What Financial Support is Available If a Relative Needs Care?

Caring for a loved one can be hugely rewarding, but it may also come with a degree of stress and financial pressure.

A recent YouGov survey revealed that 50% of the UK population has had experience in providing unpaid care, and one in seven carers juggle these commitments with work.

Sadly, 91% of unpaid family carers said they felt ignored by the government, with four in ten experiencing money difficulties as a result.

A further survey of unpaid carers carried out by the charity Carer’s Trust revealed that the financial strain of caring had resulted in 51% of respondents giving up hobbies, and 31% cutting back on food.

In light of these statistics, we have put together a list of available help that you could be eligible for. While finding the time to sit down and go through eligibility criteria and application forms can be daunting, it’s really important that you take advantage of every benefit available to you.

Carer’s Allowance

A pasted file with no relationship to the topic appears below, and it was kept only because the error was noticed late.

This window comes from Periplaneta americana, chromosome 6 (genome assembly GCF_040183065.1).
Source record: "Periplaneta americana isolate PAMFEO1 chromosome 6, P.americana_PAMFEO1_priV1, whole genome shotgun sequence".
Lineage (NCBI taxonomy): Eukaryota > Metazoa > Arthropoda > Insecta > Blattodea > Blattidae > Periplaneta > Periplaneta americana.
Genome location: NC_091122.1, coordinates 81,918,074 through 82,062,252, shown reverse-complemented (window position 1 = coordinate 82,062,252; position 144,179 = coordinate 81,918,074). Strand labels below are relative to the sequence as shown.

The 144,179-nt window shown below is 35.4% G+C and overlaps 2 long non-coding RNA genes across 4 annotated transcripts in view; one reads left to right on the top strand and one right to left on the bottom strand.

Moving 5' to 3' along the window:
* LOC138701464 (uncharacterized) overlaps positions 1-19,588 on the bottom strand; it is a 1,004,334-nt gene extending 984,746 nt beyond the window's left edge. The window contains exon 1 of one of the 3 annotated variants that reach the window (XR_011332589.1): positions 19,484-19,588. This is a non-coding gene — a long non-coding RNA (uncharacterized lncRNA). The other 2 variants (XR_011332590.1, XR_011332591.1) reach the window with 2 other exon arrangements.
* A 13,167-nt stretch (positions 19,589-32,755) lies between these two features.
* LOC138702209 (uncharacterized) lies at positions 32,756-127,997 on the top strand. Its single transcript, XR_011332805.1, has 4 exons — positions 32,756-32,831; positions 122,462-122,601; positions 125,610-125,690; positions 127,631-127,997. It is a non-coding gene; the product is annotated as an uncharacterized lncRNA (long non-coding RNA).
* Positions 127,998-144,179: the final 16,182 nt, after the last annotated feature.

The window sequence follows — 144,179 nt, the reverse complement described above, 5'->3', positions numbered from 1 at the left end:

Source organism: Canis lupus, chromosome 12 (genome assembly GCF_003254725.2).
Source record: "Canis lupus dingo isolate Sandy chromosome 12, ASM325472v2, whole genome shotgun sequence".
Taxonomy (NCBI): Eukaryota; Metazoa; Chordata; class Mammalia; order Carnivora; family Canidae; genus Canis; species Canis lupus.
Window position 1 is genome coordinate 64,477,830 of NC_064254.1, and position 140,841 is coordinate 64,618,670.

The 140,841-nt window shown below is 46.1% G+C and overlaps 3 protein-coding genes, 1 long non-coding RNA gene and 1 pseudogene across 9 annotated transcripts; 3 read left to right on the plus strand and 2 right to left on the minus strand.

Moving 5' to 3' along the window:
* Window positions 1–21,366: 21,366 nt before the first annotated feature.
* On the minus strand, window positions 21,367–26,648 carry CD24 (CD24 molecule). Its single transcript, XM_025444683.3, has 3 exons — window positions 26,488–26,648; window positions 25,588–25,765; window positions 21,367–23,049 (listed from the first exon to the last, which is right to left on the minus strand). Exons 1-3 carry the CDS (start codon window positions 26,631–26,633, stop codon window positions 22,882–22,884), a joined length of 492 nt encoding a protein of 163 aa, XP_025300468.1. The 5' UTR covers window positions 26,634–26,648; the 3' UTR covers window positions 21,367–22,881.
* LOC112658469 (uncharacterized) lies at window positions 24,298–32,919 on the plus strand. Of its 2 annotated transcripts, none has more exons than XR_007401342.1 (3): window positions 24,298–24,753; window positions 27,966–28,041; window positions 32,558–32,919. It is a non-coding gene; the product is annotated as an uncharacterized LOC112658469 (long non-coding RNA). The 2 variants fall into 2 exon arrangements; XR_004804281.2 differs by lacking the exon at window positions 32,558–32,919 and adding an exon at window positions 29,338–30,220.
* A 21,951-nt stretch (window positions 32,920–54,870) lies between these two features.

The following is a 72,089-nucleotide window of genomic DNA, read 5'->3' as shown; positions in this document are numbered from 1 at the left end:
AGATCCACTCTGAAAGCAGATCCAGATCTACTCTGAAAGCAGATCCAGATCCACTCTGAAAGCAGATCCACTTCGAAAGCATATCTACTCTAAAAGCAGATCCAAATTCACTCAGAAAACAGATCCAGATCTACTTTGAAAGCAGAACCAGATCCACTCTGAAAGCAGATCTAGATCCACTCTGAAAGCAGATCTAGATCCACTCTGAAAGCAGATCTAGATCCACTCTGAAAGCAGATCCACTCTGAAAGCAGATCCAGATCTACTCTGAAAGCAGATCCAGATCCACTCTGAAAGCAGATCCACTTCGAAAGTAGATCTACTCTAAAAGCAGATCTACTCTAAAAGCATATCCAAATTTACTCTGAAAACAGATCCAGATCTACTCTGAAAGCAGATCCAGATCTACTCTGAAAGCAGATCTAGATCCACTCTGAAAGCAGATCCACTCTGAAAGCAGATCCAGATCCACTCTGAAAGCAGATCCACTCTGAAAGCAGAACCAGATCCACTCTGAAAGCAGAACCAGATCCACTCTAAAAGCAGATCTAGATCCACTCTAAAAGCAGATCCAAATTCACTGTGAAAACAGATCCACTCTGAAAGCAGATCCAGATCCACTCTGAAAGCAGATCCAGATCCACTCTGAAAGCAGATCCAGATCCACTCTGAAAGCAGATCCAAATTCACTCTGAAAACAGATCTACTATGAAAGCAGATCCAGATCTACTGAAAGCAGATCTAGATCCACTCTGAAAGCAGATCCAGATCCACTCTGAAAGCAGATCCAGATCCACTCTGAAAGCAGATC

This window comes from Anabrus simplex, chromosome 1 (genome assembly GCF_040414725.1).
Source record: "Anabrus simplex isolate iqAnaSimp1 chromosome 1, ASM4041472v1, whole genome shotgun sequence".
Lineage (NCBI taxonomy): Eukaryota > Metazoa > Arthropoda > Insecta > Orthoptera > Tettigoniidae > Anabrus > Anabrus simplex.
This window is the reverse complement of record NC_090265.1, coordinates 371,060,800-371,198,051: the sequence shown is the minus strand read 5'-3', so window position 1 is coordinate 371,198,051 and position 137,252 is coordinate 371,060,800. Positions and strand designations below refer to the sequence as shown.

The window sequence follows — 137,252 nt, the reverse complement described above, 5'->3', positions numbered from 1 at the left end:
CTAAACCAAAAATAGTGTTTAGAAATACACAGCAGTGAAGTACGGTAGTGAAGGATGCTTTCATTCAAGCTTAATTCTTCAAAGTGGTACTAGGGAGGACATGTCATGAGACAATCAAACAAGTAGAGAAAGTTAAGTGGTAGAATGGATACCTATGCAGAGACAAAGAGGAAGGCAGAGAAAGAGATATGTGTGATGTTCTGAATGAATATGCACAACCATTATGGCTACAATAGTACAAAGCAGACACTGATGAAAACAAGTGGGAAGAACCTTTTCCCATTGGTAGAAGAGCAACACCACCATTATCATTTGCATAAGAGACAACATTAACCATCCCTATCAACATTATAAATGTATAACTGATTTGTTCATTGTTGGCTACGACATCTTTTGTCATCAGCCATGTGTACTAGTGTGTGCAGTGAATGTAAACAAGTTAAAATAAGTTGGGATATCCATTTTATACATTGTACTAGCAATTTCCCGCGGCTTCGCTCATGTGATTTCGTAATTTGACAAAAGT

If you care for someone for at least 35 hours per week, and the person you care for is in receipt of certain benefits, you may be able to claim Carer’s Allowance.

As of September 2023, Carer’s Allowance is £76.75 per week. This can be paid either weekly in advance, or monthly.

Am I eligible?

You may be eligible for Carer's Allowance if you:

  • Are over the age of 16;
  • Have spent at least two of the last three years living in England, Scotland or Wales;
  • Spend a minimum of 35 hours a week caring for someone. You do not need to be related to, in a relationship with, or living with the person you care for;
  • Are not in full-time education, or studying for 21 hours a week or more; and
  • Earn less than £139 per week, after tax, National Insurance, and expenses.

If you are one of multiple carers for the same person, only one of you will be able to claim the allowance.

In addition to this, the person you are caring for must also be claiming a benefit relating to their illness or disability. This can include Armed Forces Independence Payment, Disability Living Allowance, and Child Disability Payment, on the middle or highest care rate.

It’s possible that Carer’s Allowance may affect any existing benefits that you might already have. It might also impact the benefits of the person you are caring for.

You can find out how to make a claim here.

Carer’s Credit